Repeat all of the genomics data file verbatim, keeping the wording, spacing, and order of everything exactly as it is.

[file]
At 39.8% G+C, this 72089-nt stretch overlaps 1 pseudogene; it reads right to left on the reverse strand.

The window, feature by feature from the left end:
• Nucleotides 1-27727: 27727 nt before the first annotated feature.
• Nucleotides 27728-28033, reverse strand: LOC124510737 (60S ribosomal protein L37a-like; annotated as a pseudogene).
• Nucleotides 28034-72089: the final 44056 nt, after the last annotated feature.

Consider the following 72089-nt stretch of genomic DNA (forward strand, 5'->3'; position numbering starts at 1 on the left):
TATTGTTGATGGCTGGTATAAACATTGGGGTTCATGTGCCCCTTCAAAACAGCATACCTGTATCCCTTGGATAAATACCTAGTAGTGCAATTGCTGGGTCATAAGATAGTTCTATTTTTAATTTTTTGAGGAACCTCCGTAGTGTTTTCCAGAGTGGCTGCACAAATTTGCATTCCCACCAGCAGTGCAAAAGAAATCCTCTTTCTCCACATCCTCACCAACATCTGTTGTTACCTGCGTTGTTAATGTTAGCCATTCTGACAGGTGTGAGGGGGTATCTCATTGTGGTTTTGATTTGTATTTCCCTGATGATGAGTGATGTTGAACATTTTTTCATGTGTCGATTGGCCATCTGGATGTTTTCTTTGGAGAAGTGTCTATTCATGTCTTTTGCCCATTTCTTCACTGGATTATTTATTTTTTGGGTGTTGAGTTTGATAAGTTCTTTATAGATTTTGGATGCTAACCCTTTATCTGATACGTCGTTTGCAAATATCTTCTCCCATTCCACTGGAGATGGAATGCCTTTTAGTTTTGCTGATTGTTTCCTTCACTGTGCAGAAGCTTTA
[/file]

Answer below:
At 39.8% G+C, this 72089-nt stretch overlaps 1 pseudogene; it reads right to left on the reverse strand.

The window, feature by feature from the left end:
• Nucleotides 1-27727: 27727 nt before the first annotated feature.
• Nucleotides 27728-28033, reverse strand: LOC124510737 (60S ribosomal protein L37a-like; annotated as a pseudogene).
• Nucleotides 28034-72089: the final 44056 nt, after the last annotated feature.

Consider the following 72089-nt stretch of genomic DNA (forward strand, 5'->3'; position numbering starts at 1 on the left):
TATTGTTGATGGCTGGTATAAACATTGGGGTTCATGTGCCCCTTCAAAACAGCATACCTGTATCCCTTGGATAAATACCTAGTAGTGCAATTGCTGGGTCATAAGATAGTTCTATTTTTAATTTTTTGAGGAACCTCCGTAGTGTTTTCCAGAGTGGCTGCACAAATTTGCATTCCCACCAGCAGTGCAAAAGAAATCCTCTTTCTCCACATCCTCACCAACATCTGTTGTTACCTGCGTTGTTAATGTTAGCCATTCTGACAGGTGTGAGGGGGTATCTCATTGTGGTTTTGATTTGTATTTCCCTGATGATGAGTGATGTTGAACATTTTTTCATGTGTCGATTGGCCATCTGGATGTTTTCTTTGGAGAAGTGTCTATTCATGTCTTTTGCCCATTTCTTCACTGGATTATTTATTTTTTGGGTGTTGAGTTTGATAAGTTCTTTATAGATTTTGGATGCTAACCCTTTATCTGATACGTCGTTTGCAAATATCTTCTCCCATTCCACTGGAGATGGAATGCCTTTTAGTTTTGCTGATTGTTTCCTTCACTGTGCAGAAGCTTTA